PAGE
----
All stan­dard forms of BAC test­ing are search­es with­in the mean­ing of the Fourth Amend­ment.11 How­ev­er, unlike breath tests, which may be freely admin­is­tered with­out war­rants as search­es inci­dent to arrest, blood draws are sub­ject to no cat­e­gor­i­cal war­rant require­ment excep­tions.12 Three prin­ci­pal jus­ti­fi­ca­tions exist for this dis­tinc­tion. The first is a nor­ma­tive jus­ti­fi­ca­tion: a blood draw is an extreme­ly inva­sive pro­ce­dure. It entails a “com­pelled sur­gi­cal intru­sion beneath [a motorist’s] skin and into his veins .…”13 The sec­ond jus­ti­fi­ca­tion, close­ly relat­ed to the first, is that an indi­vid­ual has a pos­ses­so­ry inter­est in his own blood, such that draw­ing blood amounts to “extract[ing] a part of the subject’s body.”14 The third jus­ti­fi­ca­tion is that blood sam­ples can be stored for extend­ed peri­ods of time and con­tain much more infor­ma­tion about a motorist than just his BAC, cre­at­ing addi­tion­al pri­va­cy con­cerns.15

Because one’s BAC lev­el dis­si­pates with the pas­sage of time, a war­rant­less blood draw may be jus­ti­fied by fact-spe­cif­ic exi­gent cir­cum­stances. For exam­ple, where delays asso­ci­at­ed with hos­pi­tal­iz­ing an injured motorist make it imprac­ti­cal to obtain a war­rant, the state may draw the person’s blood with­out judi­cial approval.16 Sim­i­lar­ly, a war­rant­less blood test is usu­al­ly per­mis­si­ble when a motorist is uncon­scious, as breath tests require the sub­ject to active­ly par­tic­i­pate by blow­ing into a tube.17 How­ev­er, the nat­ur­al dis­si­pa­tion of alco­hol from the motorist’s blood does not, in itself, jus­ti­fy a war­rant­less blood draw.18 Fur­ther­more, the rea­son­able­ness of a blood test “must be judged in light of the avail­abil­i­ty of the less inva­sive alter­na­tive of a breath test.”19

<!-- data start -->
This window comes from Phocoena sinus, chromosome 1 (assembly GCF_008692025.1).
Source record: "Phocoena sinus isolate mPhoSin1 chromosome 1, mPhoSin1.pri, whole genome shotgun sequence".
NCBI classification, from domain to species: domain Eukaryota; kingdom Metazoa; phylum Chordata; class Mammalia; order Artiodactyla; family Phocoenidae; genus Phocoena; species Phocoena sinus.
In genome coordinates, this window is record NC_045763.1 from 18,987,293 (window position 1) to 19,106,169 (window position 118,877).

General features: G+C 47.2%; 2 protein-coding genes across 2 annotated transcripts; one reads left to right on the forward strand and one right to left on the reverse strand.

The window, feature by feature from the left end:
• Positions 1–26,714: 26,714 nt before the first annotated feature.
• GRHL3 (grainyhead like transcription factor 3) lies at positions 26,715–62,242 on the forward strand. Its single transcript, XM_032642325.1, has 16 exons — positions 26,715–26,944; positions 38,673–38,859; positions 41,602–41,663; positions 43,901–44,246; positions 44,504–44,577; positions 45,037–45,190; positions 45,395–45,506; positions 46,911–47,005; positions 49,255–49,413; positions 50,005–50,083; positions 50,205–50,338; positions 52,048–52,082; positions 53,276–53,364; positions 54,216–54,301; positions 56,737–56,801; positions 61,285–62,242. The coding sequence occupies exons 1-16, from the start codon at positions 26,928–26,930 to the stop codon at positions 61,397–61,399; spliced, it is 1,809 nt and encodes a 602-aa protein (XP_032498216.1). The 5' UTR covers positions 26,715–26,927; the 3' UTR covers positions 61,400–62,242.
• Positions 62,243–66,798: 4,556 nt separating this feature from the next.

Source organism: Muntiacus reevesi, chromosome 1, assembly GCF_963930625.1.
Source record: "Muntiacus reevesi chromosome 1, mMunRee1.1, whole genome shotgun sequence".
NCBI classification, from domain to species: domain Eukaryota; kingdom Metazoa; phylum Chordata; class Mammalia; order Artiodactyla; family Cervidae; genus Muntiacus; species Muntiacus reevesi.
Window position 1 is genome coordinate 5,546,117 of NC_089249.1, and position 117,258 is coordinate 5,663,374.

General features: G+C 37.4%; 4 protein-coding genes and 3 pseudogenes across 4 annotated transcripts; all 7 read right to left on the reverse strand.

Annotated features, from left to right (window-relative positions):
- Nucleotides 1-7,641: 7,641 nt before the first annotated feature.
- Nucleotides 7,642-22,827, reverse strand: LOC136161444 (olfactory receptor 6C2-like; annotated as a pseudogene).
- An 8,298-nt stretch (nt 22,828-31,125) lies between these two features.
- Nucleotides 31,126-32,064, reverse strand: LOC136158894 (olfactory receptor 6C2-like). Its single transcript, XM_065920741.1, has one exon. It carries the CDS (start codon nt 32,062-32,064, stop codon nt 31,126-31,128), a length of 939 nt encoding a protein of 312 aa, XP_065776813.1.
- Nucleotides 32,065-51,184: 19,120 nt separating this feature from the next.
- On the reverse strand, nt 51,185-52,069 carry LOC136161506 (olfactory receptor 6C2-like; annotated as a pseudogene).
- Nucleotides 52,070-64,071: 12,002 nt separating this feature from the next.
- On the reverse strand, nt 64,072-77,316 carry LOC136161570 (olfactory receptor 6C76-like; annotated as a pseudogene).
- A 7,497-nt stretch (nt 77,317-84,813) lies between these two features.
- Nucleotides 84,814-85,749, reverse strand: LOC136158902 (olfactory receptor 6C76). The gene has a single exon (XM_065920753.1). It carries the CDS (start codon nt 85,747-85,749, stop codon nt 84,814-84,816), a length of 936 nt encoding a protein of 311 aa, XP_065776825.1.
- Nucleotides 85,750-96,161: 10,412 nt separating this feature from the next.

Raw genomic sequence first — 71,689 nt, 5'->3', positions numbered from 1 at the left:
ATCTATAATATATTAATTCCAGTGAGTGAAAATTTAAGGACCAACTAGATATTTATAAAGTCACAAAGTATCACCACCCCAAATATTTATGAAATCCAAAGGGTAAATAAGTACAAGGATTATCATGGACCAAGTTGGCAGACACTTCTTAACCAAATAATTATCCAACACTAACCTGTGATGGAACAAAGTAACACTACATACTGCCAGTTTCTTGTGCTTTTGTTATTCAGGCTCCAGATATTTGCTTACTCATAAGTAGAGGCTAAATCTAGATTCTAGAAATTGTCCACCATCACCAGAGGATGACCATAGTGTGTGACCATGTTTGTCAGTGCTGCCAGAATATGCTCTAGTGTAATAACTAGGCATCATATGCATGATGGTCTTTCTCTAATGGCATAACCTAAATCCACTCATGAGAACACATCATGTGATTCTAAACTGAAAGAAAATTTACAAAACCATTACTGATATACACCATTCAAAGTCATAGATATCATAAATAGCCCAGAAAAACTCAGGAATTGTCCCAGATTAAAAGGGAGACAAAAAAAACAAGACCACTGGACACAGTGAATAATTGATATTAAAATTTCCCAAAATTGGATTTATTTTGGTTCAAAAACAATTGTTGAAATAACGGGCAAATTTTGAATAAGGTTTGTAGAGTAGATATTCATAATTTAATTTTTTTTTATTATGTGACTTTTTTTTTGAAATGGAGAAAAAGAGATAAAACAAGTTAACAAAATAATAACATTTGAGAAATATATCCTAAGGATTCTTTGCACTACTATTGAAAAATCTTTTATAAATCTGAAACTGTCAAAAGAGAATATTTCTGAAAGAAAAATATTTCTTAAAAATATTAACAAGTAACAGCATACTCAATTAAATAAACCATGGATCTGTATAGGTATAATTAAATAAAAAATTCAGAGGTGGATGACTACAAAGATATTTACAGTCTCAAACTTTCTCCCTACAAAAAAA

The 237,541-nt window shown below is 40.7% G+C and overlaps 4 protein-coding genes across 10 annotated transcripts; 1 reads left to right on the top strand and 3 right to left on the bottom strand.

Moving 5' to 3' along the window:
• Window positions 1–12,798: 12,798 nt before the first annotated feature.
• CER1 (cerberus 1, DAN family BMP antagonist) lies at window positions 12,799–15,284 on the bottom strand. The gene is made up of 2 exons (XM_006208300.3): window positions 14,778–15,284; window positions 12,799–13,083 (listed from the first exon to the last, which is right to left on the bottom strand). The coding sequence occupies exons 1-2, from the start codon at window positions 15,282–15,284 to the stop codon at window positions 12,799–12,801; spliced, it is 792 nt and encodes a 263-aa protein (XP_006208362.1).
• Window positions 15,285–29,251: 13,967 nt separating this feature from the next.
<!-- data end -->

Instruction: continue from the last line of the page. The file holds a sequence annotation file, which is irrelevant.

Despite the Bell court’s reliance on implied con­sent statutes to dif­fer­en­ti­ate BAC tests from oth­er search­es, these statutes do not pro­vide an inde­pen­dent excep­tion to the war­rant require­ment. Though the Supreme Court has spo­ken approv­ing­ly of the gen­er­al con­cept of implied con­sent laws, its deci­sions “have not rest­ed on the idea that these laws do what their pop­u­lar name might seem to suggest—that is, cre­ate actu­al con­sent to all the search­es they autho­rize.”20 The fact that the Supreme Court in Mis­souri v. McNeely found the BAC test at issue unlawful—even though the state had an implied con­sent statute—confirms that these statutes do not cre­ate actu­al con­sent to chem­i­cal test­ing.21 Mul­ti­ple state courts have reached the same con­clu­sion.22 Were it true that motorists could be deemed to have actu­al­ly con­sent­ed to chem­i­cal test­ing via statute, McNeely and Birch­field could have been resolved on grounds that the peti­tion­ers had con­sent­ed sole­ly by dri­ving. Instead, Birch­field held that con­sent to search­es must be “deter­mined from the total­i­ty of the cir­cum­stances” and can­not be imput­ed by leg­isla­tive fiat.23